Bill Edwards has long been considered mayor of south Fulton. Now, he's the Mayor of South Fulton.
He will be the inaugural mayor of the newly minted city when it becomes a legal entity Monday. It’s a role he has some familiarity with.
From 2000 to 2014, Edwards represented south Fulton on the county commission. Then, the Democrat had a reputation as a firebrand and fierce defender of south Fulton, who butted heads with Republicans on the county’s north side.
Complaints about how resources were divided between north and south, and the racial and partisan infighting that characterized the board at the time, helped lead to the wave of incorporations that began with Sandy Springs in 2005.
Citing the inequality between north and south, Edwards pushed through the construction of the Wolf Creek Amphitheater on the site of an Olympic shooting venue.
And as cities continued to break off, Edwards said they should be ready to move forward quickly. In one 2008 debate, about ambulance service, Edwards told new leaders to “grow up.”
“Take control of your finances, and do what you’ve got to do,” he said.
Edwards left the board after losing an election to Commissioner Emma Darnell, who was drawn into his district during legislative redistricting. The move was seen as payback from state Republicans who were frustrated with the pair.
Edwards again lost to Darnell last year.
This year, he won a runoff election for mayor of the new city of 100,000 after failing to earn more than half the vote in a nine-person race. He’s the only leader of the new city who’s held elected office before.
"Being away and looking back, it has made me a different Bill Edwards," he said. "This guy is a little different than the guy who was Commissioner Edwards. …It's been great years of learning for me."
His time away from politics, Edwards said, has mellowed him. He said he expects respectability — not hostility — from all leaders. It’s a change for him, he admits.
“There are things I could’ve done better,” Edwards said. “You’ve got to respect everybody. We’ve got to set the tone. We don’t need to shout and fall out and cuss each other.”
Still, some old habits die hard.
Edwards in 2008 voted against giving a fire truck and fire station to the newly formed city of Johns Creek and accused a fellow commissioner of being a mole for the new city of Milton. Now, as negotiations for South Fulton begin, Edwards said he thinks the county is being "petty" about giving up some buildings, including the county's South Services Center, which he said is mostly empty.
“I think the county could be a little more equitable than they have been,” he said, saying northern cities received more than South Fulton will.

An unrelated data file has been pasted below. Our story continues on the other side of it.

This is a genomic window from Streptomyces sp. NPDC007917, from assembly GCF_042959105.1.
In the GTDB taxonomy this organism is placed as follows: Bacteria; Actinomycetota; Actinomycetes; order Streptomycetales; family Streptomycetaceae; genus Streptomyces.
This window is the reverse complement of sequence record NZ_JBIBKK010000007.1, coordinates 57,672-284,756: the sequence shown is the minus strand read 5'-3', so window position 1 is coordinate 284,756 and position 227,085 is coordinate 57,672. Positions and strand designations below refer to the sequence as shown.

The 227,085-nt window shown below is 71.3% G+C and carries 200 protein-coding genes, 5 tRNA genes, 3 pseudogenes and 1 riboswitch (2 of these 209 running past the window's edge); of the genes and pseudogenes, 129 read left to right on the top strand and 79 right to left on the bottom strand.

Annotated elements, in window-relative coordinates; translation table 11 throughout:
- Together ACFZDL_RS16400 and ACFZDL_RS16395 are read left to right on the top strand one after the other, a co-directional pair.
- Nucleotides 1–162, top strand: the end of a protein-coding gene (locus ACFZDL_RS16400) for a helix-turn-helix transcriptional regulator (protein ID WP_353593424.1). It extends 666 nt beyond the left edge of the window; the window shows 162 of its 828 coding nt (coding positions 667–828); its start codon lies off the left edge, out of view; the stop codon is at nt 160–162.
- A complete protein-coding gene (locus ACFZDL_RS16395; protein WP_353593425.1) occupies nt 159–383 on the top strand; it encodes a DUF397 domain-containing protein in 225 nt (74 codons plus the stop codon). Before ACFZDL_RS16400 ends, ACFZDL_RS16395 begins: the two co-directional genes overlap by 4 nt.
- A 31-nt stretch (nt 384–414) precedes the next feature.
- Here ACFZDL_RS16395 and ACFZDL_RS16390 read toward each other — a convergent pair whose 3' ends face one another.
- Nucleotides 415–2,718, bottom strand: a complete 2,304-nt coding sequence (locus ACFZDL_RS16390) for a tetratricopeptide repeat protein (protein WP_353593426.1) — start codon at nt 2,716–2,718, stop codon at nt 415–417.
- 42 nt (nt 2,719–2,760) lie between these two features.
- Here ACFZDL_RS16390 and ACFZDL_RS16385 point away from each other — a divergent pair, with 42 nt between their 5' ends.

Of course, serving as mayor of a new city isn’t quite the same as being one of seven members leading a county. With all seven city council members looking out for South Fulton’s best interests, Edwards said, it will be easier to gain support for actions than it was at the county level, with commissioners representing their own geographies.
Then, if he didn’t have four votes on the board, everything he proposed was just “conversation,” Edwards said.
The skills needed to be mayor differ from those of a good commissioner, said Michael Hightower, whom Edwards replaced on the county board. Hightower said he thinks Edwards can make the adjustment.
“It’s a different dynamic,” Hightower said. “It’s a new turf.”
One of the main things Edwards brings to the role is a “keen understanding” of the new city, Hightower said. He has always been protective of the area, Hightower said, and he expects that to continue.
LaDawn Jones, a former state representative in south Fulton, said Edwards’ time on the board will likely be beneficial as the city sets its first budget and negotiates with Fulton. He knows how government works, she said, and will therefore be conservative in his spending — making him an able leader.
As with anyone who has been in politics for some time, there are some residents who support Edwards and some who don't, Jones said. The new mayor will have the challenge of uniting the city, including residents who didn't want South Fulton to form.
Dyan Matthews, the president and CEO of the South Fulton Chamber of Commerce who was Edwards’ chief of staff when he was a county commissioner, said when Edwards was first elected to the county commission, he went on a listening tour to hear the concerns of those who voted against him. As more people get to know him, she said, they will see what he can do for the city.
Edwards said he wants to reduce crime and illegal dumping and promote economic development. He said the city has a long way to go, but he wants to move it forward.
“What you see is what you get,” Matthews said. “If you’re trying to stop progress, you’re still going to see that other side of Bill Edwards. He’s a fighter when it comes to his community.”
She said she knows the city’s in good hands because it’s not the first time Edwards has had influence in south Fulton.
“Everything in South Fulton has his footprint or his hand print on it,” Matthews said. “Now, he’s come full circle.”
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Credit: Jason Getz / Jason.Getz@ajc.com